Days passed. Every other afternoon and night he spent hours with Bessy Bell, and found a mounting happiness in the change in her, a deep and ever deeper insight into the causes that had developed her. The balance of his waking hours, which were many, he passed on the streets, in the ice cream parlors and confectionery dens, at the motion-picture theatres. He went many and odd times to Colonel Pepper's apartment, and took a peep into the club-rooms. Some of these visits were fruitful, but he did not see whom he expected to see there. At night he haunted the parks, watching and listening. Often he hired a cheap car and drove it down the river highway, where he would note the cars he passed or met. Sometimes he would stop to get out and make one of his scouting detours, or he would follow a car to some distant roadhouse, or go to the outlying summer pavilions where popular dances were given. More than once, late at night, he was an unseen and unbidden guest at one of the gay bathing parties. Strange and startling incidents seemed to gravitate toward Lane. He might have been predestined for this accumulation of facts. How vain it seethed for wild young men and women to think they hid their tracks! Some trails could not be hidden.
Toward the end of that protracted period of surveillance, Lane knew that he had become infamous in the eyes of most of that younger set. He had been seen too often, alone, watching, with no apparent excuse for his presence. And from here and there, through Bessy and Colonel Pepper, and Blair, who faithfully hunted him up, Lane learned of the unfavorable light in which he was held. Society, in the persons of the younger matrons, took exception to Lane's queer conduct and hinted of mental unbalance. The young rakes and libertines avoided him, and there was not a slacker among them who could meet his eye across cafe or billiard room.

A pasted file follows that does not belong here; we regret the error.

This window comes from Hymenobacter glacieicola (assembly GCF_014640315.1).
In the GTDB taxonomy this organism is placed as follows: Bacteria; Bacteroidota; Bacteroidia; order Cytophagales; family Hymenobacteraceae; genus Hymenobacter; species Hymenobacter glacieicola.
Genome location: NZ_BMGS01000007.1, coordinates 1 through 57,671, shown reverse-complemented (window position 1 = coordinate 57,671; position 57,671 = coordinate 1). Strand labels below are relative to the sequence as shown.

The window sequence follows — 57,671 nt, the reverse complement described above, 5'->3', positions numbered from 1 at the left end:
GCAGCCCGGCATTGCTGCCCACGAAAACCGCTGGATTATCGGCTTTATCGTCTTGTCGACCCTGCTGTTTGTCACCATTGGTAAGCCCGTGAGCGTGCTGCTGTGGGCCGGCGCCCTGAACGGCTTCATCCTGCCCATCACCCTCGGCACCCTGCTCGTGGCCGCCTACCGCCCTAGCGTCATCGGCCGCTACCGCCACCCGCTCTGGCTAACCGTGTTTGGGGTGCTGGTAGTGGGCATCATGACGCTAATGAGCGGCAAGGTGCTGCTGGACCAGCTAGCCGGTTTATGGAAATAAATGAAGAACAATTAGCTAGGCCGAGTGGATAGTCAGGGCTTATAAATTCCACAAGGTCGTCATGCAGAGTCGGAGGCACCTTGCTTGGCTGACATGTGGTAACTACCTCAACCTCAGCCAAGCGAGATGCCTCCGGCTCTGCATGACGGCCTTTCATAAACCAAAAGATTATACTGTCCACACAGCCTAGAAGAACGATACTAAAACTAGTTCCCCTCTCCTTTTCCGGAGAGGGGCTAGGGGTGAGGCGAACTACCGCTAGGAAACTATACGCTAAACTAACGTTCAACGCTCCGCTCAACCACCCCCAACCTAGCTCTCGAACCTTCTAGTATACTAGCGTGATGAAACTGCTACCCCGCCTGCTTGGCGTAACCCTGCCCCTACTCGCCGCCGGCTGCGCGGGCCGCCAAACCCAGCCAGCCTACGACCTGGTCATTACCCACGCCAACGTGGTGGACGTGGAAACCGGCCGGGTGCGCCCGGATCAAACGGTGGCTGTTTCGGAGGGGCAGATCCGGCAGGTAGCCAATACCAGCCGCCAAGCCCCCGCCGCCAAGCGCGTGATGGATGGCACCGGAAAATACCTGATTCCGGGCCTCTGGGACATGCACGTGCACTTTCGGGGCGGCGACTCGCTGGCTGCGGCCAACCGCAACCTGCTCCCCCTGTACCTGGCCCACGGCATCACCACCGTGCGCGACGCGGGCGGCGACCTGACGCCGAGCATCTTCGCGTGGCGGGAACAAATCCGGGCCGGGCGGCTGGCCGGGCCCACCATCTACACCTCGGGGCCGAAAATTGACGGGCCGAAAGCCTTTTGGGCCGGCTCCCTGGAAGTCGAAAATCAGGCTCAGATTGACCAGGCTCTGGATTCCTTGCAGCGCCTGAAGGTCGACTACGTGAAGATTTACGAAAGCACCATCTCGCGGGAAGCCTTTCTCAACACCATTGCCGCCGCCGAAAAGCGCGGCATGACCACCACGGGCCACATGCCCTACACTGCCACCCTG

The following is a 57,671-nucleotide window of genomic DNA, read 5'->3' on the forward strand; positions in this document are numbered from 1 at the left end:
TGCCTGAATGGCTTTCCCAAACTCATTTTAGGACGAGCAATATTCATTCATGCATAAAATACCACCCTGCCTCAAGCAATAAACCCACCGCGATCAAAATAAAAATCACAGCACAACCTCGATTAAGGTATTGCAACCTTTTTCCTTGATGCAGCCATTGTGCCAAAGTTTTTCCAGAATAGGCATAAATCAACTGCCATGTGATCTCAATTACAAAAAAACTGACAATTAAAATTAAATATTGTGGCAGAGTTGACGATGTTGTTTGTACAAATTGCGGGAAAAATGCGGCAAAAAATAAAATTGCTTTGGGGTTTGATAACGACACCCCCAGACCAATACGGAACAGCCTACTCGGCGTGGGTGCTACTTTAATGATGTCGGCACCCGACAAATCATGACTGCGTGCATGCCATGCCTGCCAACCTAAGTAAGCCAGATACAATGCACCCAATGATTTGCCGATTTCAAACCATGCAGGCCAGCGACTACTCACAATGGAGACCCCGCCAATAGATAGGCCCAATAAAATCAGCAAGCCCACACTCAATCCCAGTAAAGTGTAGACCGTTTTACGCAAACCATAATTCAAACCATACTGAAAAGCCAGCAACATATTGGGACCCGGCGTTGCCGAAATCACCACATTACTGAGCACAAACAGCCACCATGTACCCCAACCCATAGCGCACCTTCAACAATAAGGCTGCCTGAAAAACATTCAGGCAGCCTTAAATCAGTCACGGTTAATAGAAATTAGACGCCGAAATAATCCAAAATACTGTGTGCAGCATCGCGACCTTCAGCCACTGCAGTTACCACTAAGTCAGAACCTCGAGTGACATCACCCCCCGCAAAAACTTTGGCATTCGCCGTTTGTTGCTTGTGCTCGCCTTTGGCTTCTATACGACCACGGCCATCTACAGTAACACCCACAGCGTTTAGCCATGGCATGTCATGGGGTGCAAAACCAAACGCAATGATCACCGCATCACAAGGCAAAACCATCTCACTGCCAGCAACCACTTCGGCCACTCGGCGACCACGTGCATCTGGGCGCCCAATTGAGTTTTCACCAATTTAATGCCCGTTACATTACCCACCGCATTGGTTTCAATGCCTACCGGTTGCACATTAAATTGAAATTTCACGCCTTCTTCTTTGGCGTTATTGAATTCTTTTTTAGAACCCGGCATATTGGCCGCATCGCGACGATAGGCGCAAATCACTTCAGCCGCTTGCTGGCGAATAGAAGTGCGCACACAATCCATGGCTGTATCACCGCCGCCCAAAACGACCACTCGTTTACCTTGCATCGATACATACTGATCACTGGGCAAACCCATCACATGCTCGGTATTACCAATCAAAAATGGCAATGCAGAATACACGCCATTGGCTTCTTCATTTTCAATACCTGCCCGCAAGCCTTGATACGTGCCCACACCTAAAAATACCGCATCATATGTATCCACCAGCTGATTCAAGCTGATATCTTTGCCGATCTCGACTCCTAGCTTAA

Yet despite the peculiar species of ignominy and disgrace that Middleville gossips heaped upon Lane's head and the slow, steady decline of his speaking acquaintance with the elite, there were some who always greeted him and spoke if he gave them a chance. Helen Wrapp never failed of a green flashing glance of mockery and enticement. She smiled, she beckoned, she once called him to her car and asked him to ride with her, to come to see her. Margaret Maynard rose above dread of her mother and greeted Lane graciously when occasion offered. Dorothy Dalrymple and Elinor always evinced such unhesitating intention of friendship that Lane grew to avoid meeting them. And twice, when he had come face to face with Mel Iden, her look, her smile had been such that he had plunged away somewhere, throbbing and thrilling, to grow blind and sick and numb. It was the failure of his hopes, and the suffering he endured, and the vain longings she inspired that heightened his love. She wrote him after the last time they had passed on the street--a note that stormed Lane's heart. He did not answer. He divined that his increasing loneliness, and the sure slow decline of his health, and the heartless intolerance of the same class that had ostracized her were added burdens to Mel Iden's faithful heart. He had seen it in her face, read it in her note. And the time would come, sooner or later, when he could go to her and make her marry him.